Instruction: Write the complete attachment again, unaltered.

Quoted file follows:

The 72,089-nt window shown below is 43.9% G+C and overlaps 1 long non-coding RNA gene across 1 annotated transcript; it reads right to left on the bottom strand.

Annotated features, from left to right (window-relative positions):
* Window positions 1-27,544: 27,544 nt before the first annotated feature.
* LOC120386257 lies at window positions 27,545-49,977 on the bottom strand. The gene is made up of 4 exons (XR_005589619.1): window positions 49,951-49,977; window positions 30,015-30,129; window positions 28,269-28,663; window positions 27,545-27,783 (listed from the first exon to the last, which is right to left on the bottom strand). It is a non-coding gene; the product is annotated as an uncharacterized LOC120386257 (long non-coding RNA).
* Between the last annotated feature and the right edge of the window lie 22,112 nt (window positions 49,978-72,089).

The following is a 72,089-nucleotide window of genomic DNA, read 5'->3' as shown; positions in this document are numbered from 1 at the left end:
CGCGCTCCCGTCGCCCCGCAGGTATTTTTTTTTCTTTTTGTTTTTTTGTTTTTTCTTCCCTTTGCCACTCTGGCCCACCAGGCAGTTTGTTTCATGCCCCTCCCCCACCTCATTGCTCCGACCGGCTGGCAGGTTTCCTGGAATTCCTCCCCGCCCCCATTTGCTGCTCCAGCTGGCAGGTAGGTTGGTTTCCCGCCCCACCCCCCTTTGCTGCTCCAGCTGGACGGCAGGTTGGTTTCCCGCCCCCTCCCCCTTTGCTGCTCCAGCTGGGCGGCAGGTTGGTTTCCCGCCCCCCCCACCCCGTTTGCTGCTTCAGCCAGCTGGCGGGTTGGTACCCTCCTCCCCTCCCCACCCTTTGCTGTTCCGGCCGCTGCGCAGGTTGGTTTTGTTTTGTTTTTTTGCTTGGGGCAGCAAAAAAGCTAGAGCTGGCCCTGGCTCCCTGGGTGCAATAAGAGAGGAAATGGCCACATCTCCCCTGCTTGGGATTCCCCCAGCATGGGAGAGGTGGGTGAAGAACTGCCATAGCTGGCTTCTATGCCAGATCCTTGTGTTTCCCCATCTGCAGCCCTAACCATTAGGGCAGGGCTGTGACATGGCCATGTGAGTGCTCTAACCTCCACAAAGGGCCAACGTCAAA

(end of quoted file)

The 72,089-nt window shown below is 43.9% G+C and overlaps 1 long non-coding RNA gene across 1 annotated transcript; it reads right to left on the bottom strand.

Annotated features, from left to right (window-relative positions):
* Window positions 1-27,544: 27,544 nt before the first annotated feature.
* LOC120386257 lies at window positions 27,545-49,977 on the bottom strand. The gene is made up of 4 exons (XR_005589619.1): window positions 49,951-49,977; window positions 30,015-30,129; window positions 28,269-28,663; window positions 27,545-27,783 (listed from the first exon to the last, which is right to left on the bottom strand). It is a non-coding gene; the product is annotated as an uncharacterized LOC120386257 (long non-coding RNA).
* Between the last annotated feature and the right edge of the window lie 22,112 nt (window positions 49,978-72,089).

The following is a 72,089-nucleotide window of genomic DNA, read 5'->3' as shown; positions in this document are numbered from 1 at the left end:
CGCGCTCCCGTCGCCCCGCAGGTATTTTTTTTTCTTTTTGTTTTTTTGTTTTTTCTTCCCTTTGCCACTCTGGCCCACCAGGCAGTTTGTTTCATGCCCCTCCCCCACCTCATTGCTCCGACCGGCTGGCAGGTTTCCTGGAATTCCTCCCCGCCCCCATTTGCTGCTCCAGCTGGCAGGTAGGTTGGTTTCCCGCCCCACCCCCCTTTGCTGCTCCAGCTGGACGGCAGGTTGGTTTCCCGCCCCCTCCCCCTTTGCTGCTCCAGCTGGGCGGCAGGTTGGTTTCCCGCCCCCCCCACCCCGTTTGCTGCTTCAGCCAGCTGGCGGGTTGGTACCCTCCTCCCCTCCCCACCCTTTGCTGTTCCGGCCGCTGCGCAGGTTGGTTTTGTTTTGTTTTTTTGCTTGGGGCAGCAAAAAAGCTAGAGCTGGCCCTGGCTCCCTGGGTGCAATAAGAGAGGAAATGGCCACATCTCCCCTGCTTGGGATTCCCCCAGCATGGGAGAGGTGGGTGAAGAACTGCCATAGCTGGCTTCTATGCCAGATCCTTGTGTTTCCCCATCTGCAGCCCTAACCATTAGGGCAGGGCTGTGACATGGCCATGTGAGTGCTCTAACCTCCACAAAGGGCCAACGTCAAA